Our Fiber Bragg Grating reflectors are made using a robust process developed over the years for different types of fibers, designed with the specific needs of high power fiber laser manufacturers in mind. They feature a low thermal slope and tight wavelength matching, ideal for kW level laser systems, with a standard pump power handling of up to 3kW. They can be supplied simply recoated with our robust low index polymer recoating process or packaged inside our long-time proven high-power package.
They can be written on an extremely wide range of fibers, from industry standards to completely custom fibers, to precisely match the gain fiber you’re using. Our process is also very customizable in terms of central wavelength and spectral width for both the High Reflector and Output Coupler of an FBG pair. Contact-us for any custom request.
There are multiple parameters that will make or break the design of a fiber laser system. For the reflectors of your laser cavity, ITF’s FBGs will give you the best performance with the specifications you ask for. Because of our well-controlled FBG writing process you can benefit of our “self-matching” FBGs, with this approach you won’t have to question whether the two FBGs for your laser cavity will be a match.
ITF unique approach can write the FBG on the output fiber of the pump combiner. That way, you don’t need to splice your combiner to the FBG which saves you assembly time and increase the reliability of your laser assembly. This is one splice less to worry in your assembly. Furthermore, ITF offers a 5% discount when you by the integrated solution compare to separate components.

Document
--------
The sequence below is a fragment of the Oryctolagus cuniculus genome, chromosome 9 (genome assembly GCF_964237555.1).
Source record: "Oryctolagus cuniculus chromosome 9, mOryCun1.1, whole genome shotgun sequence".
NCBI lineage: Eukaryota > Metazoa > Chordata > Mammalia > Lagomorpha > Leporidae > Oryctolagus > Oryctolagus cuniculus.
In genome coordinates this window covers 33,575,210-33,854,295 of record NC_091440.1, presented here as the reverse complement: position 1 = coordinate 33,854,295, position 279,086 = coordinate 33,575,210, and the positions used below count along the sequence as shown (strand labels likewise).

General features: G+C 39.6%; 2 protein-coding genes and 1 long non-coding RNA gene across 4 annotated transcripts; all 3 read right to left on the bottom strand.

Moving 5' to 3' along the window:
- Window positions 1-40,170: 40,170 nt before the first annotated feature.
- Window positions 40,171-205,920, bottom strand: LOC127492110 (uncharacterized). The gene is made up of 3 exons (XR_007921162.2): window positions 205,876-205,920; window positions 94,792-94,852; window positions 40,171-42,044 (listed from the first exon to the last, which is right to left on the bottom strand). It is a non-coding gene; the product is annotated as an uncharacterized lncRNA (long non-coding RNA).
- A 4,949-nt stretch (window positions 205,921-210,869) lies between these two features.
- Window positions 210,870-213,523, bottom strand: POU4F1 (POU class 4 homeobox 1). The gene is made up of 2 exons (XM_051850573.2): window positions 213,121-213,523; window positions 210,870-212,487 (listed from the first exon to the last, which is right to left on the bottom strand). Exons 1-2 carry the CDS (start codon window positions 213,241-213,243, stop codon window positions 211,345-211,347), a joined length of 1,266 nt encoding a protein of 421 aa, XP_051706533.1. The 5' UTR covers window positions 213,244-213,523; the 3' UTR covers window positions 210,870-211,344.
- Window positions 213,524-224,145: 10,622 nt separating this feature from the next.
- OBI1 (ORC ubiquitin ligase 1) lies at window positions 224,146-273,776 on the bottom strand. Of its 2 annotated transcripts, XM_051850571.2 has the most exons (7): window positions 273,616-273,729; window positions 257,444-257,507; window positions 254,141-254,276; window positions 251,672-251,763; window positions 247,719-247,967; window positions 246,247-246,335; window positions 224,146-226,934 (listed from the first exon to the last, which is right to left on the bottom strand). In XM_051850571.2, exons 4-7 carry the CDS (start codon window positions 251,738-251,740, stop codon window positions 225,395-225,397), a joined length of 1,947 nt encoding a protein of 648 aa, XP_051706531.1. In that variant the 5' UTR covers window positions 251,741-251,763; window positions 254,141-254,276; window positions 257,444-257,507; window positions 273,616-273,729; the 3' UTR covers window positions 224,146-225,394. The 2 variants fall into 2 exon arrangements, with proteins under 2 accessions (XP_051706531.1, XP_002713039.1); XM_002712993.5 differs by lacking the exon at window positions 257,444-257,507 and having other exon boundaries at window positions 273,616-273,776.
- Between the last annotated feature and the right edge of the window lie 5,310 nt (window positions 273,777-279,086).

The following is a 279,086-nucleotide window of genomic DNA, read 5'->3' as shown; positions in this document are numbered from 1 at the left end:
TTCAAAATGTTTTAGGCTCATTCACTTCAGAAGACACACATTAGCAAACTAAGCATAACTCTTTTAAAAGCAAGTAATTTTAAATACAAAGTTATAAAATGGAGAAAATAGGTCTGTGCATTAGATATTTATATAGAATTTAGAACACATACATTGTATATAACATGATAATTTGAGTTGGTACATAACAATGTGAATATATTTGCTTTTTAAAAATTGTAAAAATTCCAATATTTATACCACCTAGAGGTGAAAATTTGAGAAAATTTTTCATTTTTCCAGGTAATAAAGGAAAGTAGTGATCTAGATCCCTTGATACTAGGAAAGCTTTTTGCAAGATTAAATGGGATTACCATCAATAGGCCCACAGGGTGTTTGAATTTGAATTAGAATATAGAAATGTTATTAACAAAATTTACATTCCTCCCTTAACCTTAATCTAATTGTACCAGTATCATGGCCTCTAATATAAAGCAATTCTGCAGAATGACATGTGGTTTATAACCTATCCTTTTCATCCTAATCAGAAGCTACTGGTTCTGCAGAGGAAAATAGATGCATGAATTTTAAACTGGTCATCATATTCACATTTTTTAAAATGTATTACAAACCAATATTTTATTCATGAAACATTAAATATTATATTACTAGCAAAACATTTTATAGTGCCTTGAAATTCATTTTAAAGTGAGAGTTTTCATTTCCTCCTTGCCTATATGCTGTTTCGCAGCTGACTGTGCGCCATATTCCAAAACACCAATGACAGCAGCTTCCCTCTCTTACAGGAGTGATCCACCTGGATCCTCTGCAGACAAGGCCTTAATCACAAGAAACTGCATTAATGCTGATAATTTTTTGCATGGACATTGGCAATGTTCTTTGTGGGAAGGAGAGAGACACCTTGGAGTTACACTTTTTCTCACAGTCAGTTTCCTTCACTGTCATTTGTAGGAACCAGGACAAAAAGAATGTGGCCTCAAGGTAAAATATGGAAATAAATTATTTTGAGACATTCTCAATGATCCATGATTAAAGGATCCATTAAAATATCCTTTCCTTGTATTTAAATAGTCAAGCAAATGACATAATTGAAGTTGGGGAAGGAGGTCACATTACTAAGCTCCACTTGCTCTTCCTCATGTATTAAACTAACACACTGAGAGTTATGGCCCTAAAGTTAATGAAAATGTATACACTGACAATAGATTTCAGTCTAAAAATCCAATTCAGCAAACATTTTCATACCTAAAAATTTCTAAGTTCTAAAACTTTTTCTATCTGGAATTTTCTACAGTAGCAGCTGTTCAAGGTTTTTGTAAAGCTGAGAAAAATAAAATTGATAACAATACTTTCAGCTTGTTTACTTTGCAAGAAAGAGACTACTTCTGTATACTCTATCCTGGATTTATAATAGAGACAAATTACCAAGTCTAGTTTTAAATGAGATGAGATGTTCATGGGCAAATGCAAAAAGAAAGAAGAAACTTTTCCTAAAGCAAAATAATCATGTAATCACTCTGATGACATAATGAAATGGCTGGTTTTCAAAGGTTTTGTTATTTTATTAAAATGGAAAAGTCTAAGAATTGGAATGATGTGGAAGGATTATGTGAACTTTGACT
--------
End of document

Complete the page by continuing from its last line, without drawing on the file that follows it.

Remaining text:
Much power will be seen by the FBGs, the High Reflector need to handle all the pump power from the cladding in a co-pump cavity. For this, the recoating process needs to be perfect. ITF’s manufacturing process assures that temperature elevation is kept at a minimal value. In fact, for some fibers, High Power test of recoated FBG, shows absolutely no temperature elevation with 300 Watts of pump power when measured without active cooling.
On the other end, the Output Coupler (or low reflector) will be subject to the full power of the laser output, therefore the FBG needs to be extremely stable. Here again, high power test assures that thermal slopes will be kept at an acceptable value when the FBG is properly cooled.
Finally, we recommend that the two FBGs be mounted close together to minimize differential thermal drift which would in turn create a differential spectral drift. Nevertheless, our “self-matching” approach allows for slight variation and assures the two FBGs “sees” each-other at all time.